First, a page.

|Does Robertson have the guts to get the last three outs? (AP)|
The other day, I heard an announcer call the ninth inning “The toughest three outs to get in baseball.” I will not name the announcer for a variety of reasons, the main one being that I could probably turn on the television tonight, scan the DirecTV baseball package and within a few minutes hear another announcer say the same thing, almost word for word. This “toughest three outs to get are the last three outs” is pretty well engrained into the grand baseball conversation.
Before I get into this, though — and, yes, we are going to go pretty deep into this — I would like to say a few words about how baseball’s immenseness and complications seem to lead people to just say stuff that sounds right in their minds. I thought I might have mentioned this a couple of weeks ago, but maybe I didn’t: I was watching a game on television and Yankees second baseman Robinson Cano struck out looking. Tim McCarver was doing the game, and he immediately said something like: “We just saw an extremely rare thing. Robinson Cano almost never strikes out looking.”
I thought: How could he possibly know that? Did McCarver happen to have a list of batters who rarely strike out looking right in front of him? Did one of his fine statisticians happen to scan that list the second it happened and whisper it in his ear? Did he recall the statistic from some previous conversation? Not impossible, I suppose. But not likely. I think it’s much more likely that McCarver simply deduced that Cano probably doesn’t strike out looking much. He probably could not remember seeing him strike out looking. And, hey, it does SOUND right. Cano doesn’t strike out all that much looking OR swinging (he has never whiffed 100 times in a year) and he’s a hacker, so it just figures that he probably wouldn’t strike out looking very often.
But the point is not whether he was right or wrong.* The point is, I’m guessing that McCarver had absolutely no idea if it was true beyond what his gut was telling him. I’m sure it just SOUNDED right. So he said it.
*It took a while, but I did look it up: Cano does not strike out looking very often, but it’s not exactly a Royal wedding kind of occurrence. Last year, he struck out looking 2.2% of the time, which is a fairly low percentage, but wasn’t in the Top 25 among hitters with 400-plus at-bats. The year before that it was 1.3% of the time, which did put him in the Top 10, but still well behind guys like Miguel Tejada and Jason Kendall. The year before that it was 1.6%, which put him about 20th. Like I say, Cano doesn’t strike out looking a lot, but it’s hardly noteworthy. Vlad Guerrero, now THERE’S a guy who hardly ever strikes out looking.
This is no great crime, of course. I think this tendency for people to say what just sort of sounds right to them — without actually checking to see if it is true — is an immutable part of the human psyche. I would guess that we all fall for it. I would also guess that in the last three days at least one person, and probably more than one — from an array of friends, relatives, neighbors, co-workers — has told you something directly in your field of expertise or line of interest that is undeniably and unquestionably wrong. But it SOUNDS right, at least to them, so they say it. And say it. And say it. And, often, they say it with conviction. I can only imagine how many times someone went up to Albert Einstein to tell him some right-sounding point about the theory of relativity.
This tendency is especially strong in baseball. I think it’s something about the game. The marvelous thing about baseball is that because the season is so long, you will see just about anything you want to see over 162 games. You will see hitters get a bunch of hits at one time (“The ball looks like a BEACH BALL to him right now”) and also go hitless for a long time (“He’s hit the ball hard a few times but the hits are just not falling for him right now”). You will see great plays and dreadful blunders, You will see games won and lost in every imaginable way.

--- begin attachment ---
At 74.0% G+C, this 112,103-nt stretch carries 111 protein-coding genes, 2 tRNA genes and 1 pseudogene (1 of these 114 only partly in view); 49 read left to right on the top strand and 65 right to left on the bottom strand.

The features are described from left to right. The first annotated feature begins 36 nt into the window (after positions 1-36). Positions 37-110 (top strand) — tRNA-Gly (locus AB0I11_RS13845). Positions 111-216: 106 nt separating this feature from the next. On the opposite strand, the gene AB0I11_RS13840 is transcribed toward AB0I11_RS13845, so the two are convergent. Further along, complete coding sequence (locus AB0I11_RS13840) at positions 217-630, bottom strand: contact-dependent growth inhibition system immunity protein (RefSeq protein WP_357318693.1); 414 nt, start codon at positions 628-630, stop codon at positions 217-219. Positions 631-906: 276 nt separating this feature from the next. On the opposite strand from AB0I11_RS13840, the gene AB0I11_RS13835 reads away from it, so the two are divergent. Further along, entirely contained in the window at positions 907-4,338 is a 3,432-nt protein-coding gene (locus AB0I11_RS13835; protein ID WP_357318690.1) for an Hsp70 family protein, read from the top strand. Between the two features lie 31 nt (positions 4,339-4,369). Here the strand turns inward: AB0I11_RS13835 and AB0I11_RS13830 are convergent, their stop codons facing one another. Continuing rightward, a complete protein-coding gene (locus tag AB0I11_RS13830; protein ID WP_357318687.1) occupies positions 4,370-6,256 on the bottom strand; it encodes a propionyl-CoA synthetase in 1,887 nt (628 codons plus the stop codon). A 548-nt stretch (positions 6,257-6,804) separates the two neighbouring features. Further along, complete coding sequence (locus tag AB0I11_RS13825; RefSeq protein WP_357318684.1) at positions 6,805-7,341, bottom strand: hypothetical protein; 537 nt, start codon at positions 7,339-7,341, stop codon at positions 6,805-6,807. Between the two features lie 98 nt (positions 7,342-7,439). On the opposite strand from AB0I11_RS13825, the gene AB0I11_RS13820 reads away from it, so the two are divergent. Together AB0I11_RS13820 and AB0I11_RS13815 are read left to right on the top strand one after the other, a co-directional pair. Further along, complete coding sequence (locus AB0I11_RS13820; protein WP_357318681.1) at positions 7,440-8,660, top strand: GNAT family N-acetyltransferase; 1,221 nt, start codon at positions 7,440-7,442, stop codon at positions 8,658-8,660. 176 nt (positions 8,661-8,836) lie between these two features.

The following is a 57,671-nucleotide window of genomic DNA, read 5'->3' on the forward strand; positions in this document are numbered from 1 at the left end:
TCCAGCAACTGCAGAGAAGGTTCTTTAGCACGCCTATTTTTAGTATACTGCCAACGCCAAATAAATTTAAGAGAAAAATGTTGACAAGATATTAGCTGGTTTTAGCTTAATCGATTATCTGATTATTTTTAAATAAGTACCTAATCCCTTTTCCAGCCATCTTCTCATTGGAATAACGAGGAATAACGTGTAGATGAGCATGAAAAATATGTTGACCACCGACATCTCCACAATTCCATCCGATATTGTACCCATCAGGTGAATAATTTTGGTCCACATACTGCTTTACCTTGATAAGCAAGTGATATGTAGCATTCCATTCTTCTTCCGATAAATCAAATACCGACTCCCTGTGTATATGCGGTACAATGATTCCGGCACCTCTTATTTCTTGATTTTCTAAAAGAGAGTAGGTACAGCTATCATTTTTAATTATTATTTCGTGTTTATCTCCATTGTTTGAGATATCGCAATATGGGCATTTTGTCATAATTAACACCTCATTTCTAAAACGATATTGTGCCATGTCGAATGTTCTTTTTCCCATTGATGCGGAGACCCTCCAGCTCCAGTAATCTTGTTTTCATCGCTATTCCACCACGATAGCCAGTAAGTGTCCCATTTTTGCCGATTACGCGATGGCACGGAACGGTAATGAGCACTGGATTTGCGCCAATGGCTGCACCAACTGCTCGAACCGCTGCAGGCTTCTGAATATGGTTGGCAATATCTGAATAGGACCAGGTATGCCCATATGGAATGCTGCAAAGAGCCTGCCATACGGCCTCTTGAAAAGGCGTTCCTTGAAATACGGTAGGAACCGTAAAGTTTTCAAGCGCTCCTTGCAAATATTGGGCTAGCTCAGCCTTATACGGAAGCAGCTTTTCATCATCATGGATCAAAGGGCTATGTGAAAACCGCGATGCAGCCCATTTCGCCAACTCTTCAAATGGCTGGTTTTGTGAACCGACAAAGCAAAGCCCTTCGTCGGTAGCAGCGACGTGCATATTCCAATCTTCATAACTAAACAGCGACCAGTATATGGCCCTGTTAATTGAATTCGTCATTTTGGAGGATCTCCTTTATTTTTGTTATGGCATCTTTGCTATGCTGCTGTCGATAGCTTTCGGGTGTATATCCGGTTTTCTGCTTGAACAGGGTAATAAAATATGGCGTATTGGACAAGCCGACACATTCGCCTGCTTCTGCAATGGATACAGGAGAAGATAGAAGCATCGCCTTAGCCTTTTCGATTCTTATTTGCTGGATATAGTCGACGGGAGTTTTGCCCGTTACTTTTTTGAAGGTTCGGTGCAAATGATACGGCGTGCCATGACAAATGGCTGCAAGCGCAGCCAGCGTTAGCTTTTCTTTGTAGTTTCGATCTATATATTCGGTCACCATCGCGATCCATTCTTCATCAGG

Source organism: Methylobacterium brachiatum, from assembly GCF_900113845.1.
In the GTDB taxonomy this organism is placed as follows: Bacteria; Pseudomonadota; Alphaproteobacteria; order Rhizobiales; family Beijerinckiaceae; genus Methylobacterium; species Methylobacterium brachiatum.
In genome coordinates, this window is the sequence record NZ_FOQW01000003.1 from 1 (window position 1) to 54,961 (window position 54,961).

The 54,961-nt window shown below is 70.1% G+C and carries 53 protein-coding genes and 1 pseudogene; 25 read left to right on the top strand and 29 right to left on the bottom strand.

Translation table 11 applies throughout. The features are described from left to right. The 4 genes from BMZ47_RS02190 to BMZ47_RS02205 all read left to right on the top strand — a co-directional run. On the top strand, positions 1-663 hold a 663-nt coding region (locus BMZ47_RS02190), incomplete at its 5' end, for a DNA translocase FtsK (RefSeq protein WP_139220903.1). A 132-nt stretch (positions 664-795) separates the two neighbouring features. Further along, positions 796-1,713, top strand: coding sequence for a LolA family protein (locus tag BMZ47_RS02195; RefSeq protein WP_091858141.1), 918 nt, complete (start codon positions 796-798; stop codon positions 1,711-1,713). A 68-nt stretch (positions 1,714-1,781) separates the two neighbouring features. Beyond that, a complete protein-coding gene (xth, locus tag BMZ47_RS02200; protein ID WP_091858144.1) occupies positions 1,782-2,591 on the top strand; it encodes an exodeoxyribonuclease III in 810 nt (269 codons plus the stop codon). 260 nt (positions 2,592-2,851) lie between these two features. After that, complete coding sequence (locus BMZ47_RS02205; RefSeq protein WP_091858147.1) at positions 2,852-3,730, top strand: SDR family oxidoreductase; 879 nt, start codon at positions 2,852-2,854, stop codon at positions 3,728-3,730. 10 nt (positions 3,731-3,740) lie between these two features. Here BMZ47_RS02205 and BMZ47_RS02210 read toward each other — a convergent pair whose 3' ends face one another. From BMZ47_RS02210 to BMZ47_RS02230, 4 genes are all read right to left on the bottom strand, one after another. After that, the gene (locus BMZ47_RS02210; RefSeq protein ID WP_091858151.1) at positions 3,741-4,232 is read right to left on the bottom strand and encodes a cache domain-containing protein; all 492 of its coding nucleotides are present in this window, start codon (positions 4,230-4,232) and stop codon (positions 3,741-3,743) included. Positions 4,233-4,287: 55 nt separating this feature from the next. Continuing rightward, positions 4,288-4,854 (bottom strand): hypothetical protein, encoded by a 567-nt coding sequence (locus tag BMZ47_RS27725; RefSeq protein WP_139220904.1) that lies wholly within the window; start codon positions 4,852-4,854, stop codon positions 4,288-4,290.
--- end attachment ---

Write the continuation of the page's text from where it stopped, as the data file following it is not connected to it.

And you can get carried away by any of those things. If you see a team steal seven bases, drive the pitcher and defense mad by taking extra bases, and score a couple of runs on errors, you can came away convinced that speed is how you win baseball games. If you see a team make seven diving catches and an outfielder take away a home run, you can come away convinced that defense is the only sure path to victory. If you see a plodding and patient team take 11 walks, knock the starting pitcher out in the fourth inning because of pitch count, foul off so many pitches that the other team begins to lose its mind, you might buy into plate discipline being the secret. Baseball’s ubiquity fills the mind with certainties that aren’t certainties at all.
The ninth inning idea — that the ninth inning features the toughest three outs in baseball — is like that too. We’ve all seen enough good and bad things happen in the ninth inning to come away thinking that it’s just DIFFERENT from all the other innings. This is why teams pay huge amounts of money for closers whose jobs (almost entirely) is to protect one-, two- and three-runs leads in the ninth inning. The latest talk in New York, as the city shakily tries to recover from the Mariano Rivera injury, is about David Robertson and whether he has the stuff, the guts, the pluck, the spirit, the moxie, the cojones, the courage, the bravery, the backbone, the grit, the fire, the fearlessness, the toughness, the determination, the audacity, the boldness, the spine, the mettle, the heroism and the nerve to actually get batters out in the ninth inning.
You know. The toughest three outs in all of baseball.
* * *
Hitting by inning since 1970 (batting average/on-base percentage/slugging percentage):
1st inning: .270/.342/.413
2nd inning: .254/.318/.389
3rd inning: .263/.327/.402
4th inning: .267/.330/.419
5th inning: .265/.328/.408
6th inning: .267/.333/.418
7th inning: .261/.331/.399
8th inning: .256/.327/.389
9th inning: .247/.316/.372
* * *
Now, before we get into this, let’s acknowledge that ninth inning statistics are wildly skewed. The home team does not bat in the ninth when it has the lead, so ninth inning statistics lean heavily toward road teams — ninth-inning stats are about 2/3 road teams. And road teams do not hit as well as home teams. Also, the ninth inning has been handled so many different ways over the years — there was an era where starters were expected to finish their games, an era of multi-inning firemen, an era of the closer, an era of the high-priced, one-inning closer — that you can’t really directly compare the ninth inning to any other.